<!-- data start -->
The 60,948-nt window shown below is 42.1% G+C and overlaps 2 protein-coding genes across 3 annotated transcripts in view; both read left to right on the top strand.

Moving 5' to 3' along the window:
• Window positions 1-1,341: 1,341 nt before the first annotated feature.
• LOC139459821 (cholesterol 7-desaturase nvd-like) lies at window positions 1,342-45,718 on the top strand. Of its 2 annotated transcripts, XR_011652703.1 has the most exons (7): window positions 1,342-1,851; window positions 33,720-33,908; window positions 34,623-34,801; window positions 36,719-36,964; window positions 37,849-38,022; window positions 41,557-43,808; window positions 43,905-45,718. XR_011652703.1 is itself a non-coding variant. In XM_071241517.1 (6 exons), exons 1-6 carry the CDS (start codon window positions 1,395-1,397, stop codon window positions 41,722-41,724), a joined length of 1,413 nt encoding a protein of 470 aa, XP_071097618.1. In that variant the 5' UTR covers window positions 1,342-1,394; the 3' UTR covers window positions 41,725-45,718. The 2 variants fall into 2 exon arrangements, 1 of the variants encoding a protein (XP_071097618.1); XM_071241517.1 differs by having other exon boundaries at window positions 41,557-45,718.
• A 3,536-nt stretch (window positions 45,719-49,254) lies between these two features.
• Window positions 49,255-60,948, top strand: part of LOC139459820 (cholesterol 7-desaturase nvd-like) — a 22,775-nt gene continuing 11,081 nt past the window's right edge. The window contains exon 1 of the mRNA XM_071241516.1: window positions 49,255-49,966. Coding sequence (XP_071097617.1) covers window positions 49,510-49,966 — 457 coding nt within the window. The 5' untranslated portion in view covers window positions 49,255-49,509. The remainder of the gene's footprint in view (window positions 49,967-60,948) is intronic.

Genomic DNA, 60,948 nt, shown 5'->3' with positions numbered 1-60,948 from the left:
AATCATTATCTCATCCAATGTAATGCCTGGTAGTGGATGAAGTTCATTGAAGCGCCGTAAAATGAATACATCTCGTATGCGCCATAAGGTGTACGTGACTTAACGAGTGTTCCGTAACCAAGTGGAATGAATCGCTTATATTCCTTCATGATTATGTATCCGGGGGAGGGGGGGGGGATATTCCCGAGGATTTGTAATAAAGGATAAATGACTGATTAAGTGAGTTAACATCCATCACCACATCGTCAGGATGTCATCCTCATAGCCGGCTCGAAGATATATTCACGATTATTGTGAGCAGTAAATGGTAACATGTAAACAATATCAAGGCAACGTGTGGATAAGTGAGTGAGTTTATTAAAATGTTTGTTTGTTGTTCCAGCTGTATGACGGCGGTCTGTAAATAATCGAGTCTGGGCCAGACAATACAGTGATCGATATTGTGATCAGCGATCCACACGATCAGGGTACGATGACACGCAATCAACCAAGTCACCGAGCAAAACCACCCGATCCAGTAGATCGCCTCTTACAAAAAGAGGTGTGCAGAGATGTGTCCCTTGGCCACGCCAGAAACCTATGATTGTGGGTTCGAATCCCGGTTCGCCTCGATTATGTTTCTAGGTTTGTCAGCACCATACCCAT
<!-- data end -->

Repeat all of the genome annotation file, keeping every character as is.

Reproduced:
The 60,948-nt window shown below is 42.1% G+C and overlaps 2 protein-coding genes across 3 annotated transcripts in view; both read left to right on the top strand.

Moving 5' to 3' along the window:
• Window positions 1-1,341: 1,341 nt before the first annotated feature.
• LOC139459821 (cholesterol 7-desaturase nvd-like) lies at window positions 1,342-45,718 on the top strand. Of its 2 annotated transcripts, XR_011652703.1 has the most exons (7): window positions 1,342-1,851; window positions 33,720-33,908; window positions 34,623-34,801; window positions 36,719-36,964; window positions 37,849-38,022; window positions 41,557-43,808; window positions 43,905-45,718. XR_011652703.1 is itself a non-coding variant. In XM_071241517.1 (6 exons), exons 1-6 carry the CDS (start codon window positions 1,395-1,397, stop codon window positions 41,722-41,724), a joined length of 1,413 nt encoding a protein of 470 aa, XP_071097618.1. In that variant the 5' UTR covers window positions 1,342-1,394; the 3' UTR covers window positions 41,725-45,718. The 2 variants fall into 2 exon arrangements, 1 of the variants encoding a protein (XP_071097618.1); XM_071241517.1 differs by having other exon boundaries at window positions 41,557-45,718.
• A 3,536-nt stretch (window positions 45,719-49,254) lies between these two features.
• Window positions 49,255-60,948, top strand: part of LOC139459820 (cholesterol 7-desaturase nvd-like) — a 22,775-nt gene continuing 11,081 nt past the window's right edge. The window contains exon 1 of the mRNA XM_071241516.1: window positions 49,255-49,966. Coding sequence (XP_071097617.1) covers window positions 49,510-49,966 — 457 coding nt within the window. The 5' untranslated portion in view covers window positions 49,255-49,509. The remainder of the gene's footprint in view (window positions 49,967-60,948) is intronic.

Genomic DNA, 60,948 nt, shown 5'->3' with positions numbered 1-60,948 from the left:
AATCATTATCTCATCCAATGTAATGCCTGGTAGTGGATGAAGTTCATTGAAGCGCCGTAAAATGAATACATCTCGTATGCGCCATAAGGTGTACGTGACTTAACGAGTGTTCCGTAACCAAGTGGAATGAATCGCTTATATTCCTTCATGATTATGTATCCGGGGGAGGGGGGGGGGATATTCCCGAGGATTTGTAATAAAGGATAAATGACTGATTAAGTGAGTTAACATCCATCACCACATCGTCAGGATGTCATCCTCATAGCCGGCTCGAAGATATATTCACGATTATTGTGAGCAGTAAATGGTAACATGTAAACAATATCAAGGCAACGTGTGGATAAGTGAGTGAGTTTATTAAAATGTTTGTTTGTTGTTCCAGCTGTATGACGGCGGTCTGTAAATAATCGAGTCTGGGCCAGACAATACAGTGATCGATATTGTGATCAGCGATCCACACGATCAGGGTACGATGACACGCAATCAACCAAGTCACCGAGCAAAACCACCCGATCCAGTAGATCGCCTCTTACAAAAAGAGGTGTGCAGAGATGTGTCCCTTGGCCACGCCAGAAACCTATGATTGTGGGTTCGAATCCCGGTTCGCCTCGATTATGTTTCTAGGTTTGTCAGCACCATACCCAT